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Brussels, 9 November 2010

Key findings of the 2010 progress report on Kosovo*

On 9 November, the Commission adopted its 2010 Enlargement package. It comprised a Strategy paper, the Opinions on the membership applications by Montenegro and Albania and seven Progress Reports on the other candidate countries and potential candidates, including on Kosovo*. On Kosovo*, the conclusion was that, given Kosovo's strengthened commitment to the European agenda and policy reforms, the Commission is committed to launch a visa liberalisation dialogue shortly, to assist Kosovo to put into place the conditions needed for a possible trade agreement with the EU, and to propose the opening to Kosovo's participation in relevant Union programmes, such as ''Europe for Citizens'' and ''Culture''.

Ahead of the adoption of the Report, Commissioner Füle stated: "We are as committed as ever to Kosovo's European perspective. This goal is within reach, provided Kosovo continues with vital reforms and engages without delay, constructively and pragmatically, in regional cooperation. I hope today's report will provide a useful roadmap for Kosovo's preparation for its European perspective".

In July, the International Court of Justice (ICJ) issued an advisory opinion, which concluded that Kosovo's declaration of independence did not violate general international law or Security Council resolution 1244 (1999). In September, the UN General Assembly adopted a joint resolution tabled by Serbia and co-sponsored by EU Member States as a follow up to the ICJ opinion. The resolution aims at opening the way for a process of dialogue between Pristina and Belgrade to promote cooperation, achieve progress on the path to the European Union and improve the lives of the people. The EU stands ready to facilitate this dialogue.

Political criteria

Kosovo has made progress as regards the political criteria in a number of important areas. The decentralisation process has advanced significantly. Local elections were held at the end of 2009. Cooperation with the EU rule of law mission (EULEX) has improved. This trend needs to continue.

However, the capacity of the public administration remains weak. The judiciary is not functioning effectively. The rule of law remains a serious concern. Efforts to tackle corruption, organised crime and money-laundering need to be strengthened. Decentralisation can only be completed with the participation of local communities.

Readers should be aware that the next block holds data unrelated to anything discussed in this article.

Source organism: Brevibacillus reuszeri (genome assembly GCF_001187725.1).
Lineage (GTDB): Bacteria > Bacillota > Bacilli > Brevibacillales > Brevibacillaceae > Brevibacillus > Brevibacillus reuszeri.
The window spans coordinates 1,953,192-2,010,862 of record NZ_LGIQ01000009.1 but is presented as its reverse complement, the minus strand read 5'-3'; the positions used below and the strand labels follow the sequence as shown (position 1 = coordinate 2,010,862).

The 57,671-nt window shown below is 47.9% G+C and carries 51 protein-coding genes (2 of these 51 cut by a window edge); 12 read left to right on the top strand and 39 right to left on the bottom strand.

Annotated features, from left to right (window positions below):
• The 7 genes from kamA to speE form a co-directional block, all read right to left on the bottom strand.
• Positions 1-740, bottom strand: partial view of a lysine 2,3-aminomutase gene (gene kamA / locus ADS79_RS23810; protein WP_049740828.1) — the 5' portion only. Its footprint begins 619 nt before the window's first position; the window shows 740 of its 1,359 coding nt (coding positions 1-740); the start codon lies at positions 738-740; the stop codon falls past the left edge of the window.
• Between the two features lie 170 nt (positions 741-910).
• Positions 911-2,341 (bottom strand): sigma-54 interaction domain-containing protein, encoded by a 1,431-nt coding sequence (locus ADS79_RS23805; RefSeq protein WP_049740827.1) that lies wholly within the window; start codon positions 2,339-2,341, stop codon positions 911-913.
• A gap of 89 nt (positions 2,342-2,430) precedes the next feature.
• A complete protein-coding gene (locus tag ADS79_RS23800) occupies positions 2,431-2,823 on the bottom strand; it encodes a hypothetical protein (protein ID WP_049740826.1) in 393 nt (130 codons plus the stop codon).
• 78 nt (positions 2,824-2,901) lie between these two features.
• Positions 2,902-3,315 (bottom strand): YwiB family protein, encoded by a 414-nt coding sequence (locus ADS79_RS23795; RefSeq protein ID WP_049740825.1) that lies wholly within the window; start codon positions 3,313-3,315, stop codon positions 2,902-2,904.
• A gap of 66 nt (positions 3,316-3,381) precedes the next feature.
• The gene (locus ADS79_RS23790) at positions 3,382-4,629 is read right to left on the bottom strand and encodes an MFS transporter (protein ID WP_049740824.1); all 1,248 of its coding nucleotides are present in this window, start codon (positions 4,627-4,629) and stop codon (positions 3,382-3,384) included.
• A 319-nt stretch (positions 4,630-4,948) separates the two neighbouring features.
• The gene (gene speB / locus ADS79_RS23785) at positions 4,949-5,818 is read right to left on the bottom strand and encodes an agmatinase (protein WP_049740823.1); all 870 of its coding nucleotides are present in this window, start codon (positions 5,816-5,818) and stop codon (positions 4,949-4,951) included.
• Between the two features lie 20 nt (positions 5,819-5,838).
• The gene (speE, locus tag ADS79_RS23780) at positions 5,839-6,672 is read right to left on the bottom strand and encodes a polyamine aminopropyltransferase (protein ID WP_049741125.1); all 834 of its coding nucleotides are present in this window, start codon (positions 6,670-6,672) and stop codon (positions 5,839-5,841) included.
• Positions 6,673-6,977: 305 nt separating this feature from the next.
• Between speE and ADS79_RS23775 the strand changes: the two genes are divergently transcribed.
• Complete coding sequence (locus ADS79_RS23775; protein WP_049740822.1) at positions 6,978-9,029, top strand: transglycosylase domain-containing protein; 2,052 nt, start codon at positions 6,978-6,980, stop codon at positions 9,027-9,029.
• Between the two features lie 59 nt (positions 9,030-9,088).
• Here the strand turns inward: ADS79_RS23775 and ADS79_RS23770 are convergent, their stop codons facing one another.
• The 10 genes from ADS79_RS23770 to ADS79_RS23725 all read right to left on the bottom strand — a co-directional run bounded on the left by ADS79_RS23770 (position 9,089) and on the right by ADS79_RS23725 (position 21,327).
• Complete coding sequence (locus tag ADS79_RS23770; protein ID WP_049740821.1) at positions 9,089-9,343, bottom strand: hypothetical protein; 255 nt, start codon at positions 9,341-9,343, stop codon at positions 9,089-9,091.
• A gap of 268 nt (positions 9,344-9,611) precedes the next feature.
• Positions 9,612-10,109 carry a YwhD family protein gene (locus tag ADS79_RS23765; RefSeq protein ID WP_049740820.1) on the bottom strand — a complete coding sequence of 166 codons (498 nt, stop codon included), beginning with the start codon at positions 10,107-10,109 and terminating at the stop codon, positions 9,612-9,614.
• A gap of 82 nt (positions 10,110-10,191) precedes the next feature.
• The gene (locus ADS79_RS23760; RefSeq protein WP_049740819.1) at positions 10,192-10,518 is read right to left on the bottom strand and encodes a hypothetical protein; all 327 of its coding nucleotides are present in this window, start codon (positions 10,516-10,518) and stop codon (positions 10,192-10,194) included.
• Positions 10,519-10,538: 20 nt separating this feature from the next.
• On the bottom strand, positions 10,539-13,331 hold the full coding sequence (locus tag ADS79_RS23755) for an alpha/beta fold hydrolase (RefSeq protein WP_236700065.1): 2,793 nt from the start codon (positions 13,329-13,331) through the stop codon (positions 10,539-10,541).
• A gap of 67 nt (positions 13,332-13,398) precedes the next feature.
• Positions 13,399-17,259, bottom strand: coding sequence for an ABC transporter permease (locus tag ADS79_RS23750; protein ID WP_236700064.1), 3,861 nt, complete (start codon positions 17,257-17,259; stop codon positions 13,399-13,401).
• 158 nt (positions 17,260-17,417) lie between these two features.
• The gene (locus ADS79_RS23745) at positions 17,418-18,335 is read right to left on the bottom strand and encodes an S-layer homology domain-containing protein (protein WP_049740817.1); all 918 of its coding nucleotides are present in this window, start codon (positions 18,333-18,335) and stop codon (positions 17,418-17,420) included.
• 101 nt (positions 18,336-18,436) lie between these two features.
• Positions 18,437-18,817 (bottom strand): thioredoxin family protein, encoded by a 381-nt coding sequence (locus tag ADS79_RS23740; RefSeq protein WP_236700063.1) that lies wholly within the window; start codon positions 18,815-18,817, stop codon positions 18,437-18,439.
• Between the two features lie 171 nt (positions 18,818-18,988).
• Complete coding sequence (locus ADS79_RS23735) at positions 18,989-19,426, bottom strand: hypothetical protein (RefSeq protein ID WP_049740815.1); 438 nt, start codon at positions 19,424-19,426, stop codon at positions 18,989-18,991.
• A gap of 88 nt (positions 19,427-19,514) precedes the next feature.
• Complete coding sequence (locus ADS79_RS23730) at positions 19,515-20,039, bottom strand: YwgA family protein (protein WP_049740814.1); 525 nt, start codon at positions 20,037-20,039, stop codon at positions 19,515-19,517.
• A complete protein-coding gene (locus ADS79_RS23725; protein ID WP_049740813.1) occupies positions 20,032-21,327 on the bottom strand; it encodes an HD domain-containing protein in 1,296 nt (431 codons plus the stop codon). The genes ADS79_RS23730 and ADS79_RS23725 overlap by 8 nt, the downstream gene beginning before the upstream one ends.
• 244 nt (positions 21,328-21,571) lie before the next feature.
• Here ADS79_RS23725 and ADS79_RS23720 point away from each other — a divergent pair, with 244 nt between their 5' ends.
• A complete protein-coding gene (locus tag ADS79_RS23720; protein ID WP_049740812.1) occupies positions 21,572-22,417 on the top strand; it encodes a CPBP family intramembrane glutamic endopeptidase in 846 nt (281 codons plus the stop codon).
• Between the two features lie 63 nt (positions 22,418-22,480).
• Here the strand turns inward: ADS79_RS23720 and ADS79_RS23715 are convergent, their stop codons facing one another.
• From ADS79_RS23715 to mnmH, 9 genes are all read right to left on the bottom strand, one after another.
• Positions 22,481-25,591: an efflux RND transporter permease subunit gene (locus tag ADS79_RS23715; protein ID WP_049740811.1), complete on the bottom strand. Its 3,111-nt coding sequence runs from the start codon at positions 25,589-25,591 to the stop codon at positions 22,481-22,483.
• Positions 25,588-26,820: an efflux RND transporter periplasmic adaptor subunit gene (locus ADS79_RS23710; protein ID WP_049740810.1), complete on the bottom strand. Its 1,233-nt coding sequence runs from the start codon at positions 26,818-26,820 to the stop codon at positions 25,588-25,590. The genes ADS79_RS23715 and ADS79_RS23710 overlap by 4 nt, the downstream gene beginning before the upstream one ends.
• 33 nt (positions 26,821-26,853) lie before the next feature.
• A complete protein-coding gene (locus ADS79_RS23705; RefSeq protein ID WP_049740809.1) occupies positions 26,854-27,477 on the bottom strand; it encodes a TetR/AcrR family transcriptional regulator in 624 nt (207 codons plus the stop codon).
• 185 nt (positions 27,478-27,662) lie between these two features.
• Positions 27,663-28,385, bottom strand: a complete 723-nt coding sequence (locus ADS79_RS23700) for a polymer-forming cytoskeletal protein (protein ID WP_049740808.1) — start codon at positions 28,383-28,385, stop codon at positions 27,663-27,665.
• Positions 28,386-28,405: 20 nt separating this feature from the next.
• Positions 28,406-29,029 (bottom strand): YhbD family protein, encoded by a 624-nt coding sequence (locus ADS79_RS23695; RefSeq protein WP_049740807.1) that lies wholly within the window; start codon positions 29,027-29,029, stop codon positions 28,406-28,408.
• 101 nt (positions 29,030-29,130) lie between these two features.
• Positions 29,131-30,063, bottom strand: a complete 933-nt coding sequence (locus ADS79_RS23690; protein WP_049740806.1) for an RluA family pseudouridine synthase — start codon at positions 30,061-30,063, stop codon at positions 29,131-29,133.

Economic criteria

Kosovo has made little progress towards establishing a functioning market economy. Considerable reforms and investments are needed to enable it to cope over the long term with competitive pressure and market forces within the Union.

Kosovo’s economy continued growing in 2010. The use of the euro, the low levels of external debt and the narrow exports' base have limited the economy's exposure to the economic crisis. The banking sector continued to expand and remained stable and profitable.

However, deficiencies in policy formulation and implementation increased the already high uncertainty in the economy. Unemployment remains very high particularly among the young. The weak rule of law, corruption, uncertainty over property rights and high interest rates continue to impact negatively on the business environment and prevent economic development. The informal sector remains an important challenge.

EU Legislation

Progress is mixed in aligning Kosovo's legislation with European standards. The legal framework has been developed further in the areas of customs, taxation, free movement of goods, statistics, policing and anti-terrorism. Approximation is at an early stage as regards competition, intellectual property, environment, energy, agriculture and food safety, integrated border management and money-laundering. Alignment with European standards remains limited in the areas of public procurement, financial control, drug-trafficking, organised crime and personal data protection.


November 2005: Martti Ahtisaari appointed as UN Special Envoy for Kosovo.

March 2007: Ahtisaari's Comprehensive Proposal for the Kosovo Status Settlement forwarded to the UN Security Council.

December 2007: The EU underlines its readiness for a leading role in implementing a settlement defining Kosovo's future status and to assist Kosovo in the path towards stability.

February 2008: Kosovo declares independence. The EU Council notes that Member States will decide, in accordance with national practice and international law, on their relations with Kosovo. The Council underlines its conviction that Kosovo constitutes a sui generis case.

April 2009: The EU rule of law mission (EULEX) becomes fully operational.

October 2009: The European Commission adopts a communication on Kosovo's European Perspective proposing initiatives on visa liberalisation, trade agreement, Stabilisation and Association process dialogue, Kosovo participation in EU programmes.

July 2010: The International Court of Justice concluded that Kosovo's declaration of independence did not violate general international law or Security Council resolution 1244 (1999).

September 2010: The UN General Assembly adopts a resolution tabled by Serbia and co-sponsored by all EU Member States.

More information at:

EU Liaison Office in Pristina:

* :

Under UNSCR 1244/99.

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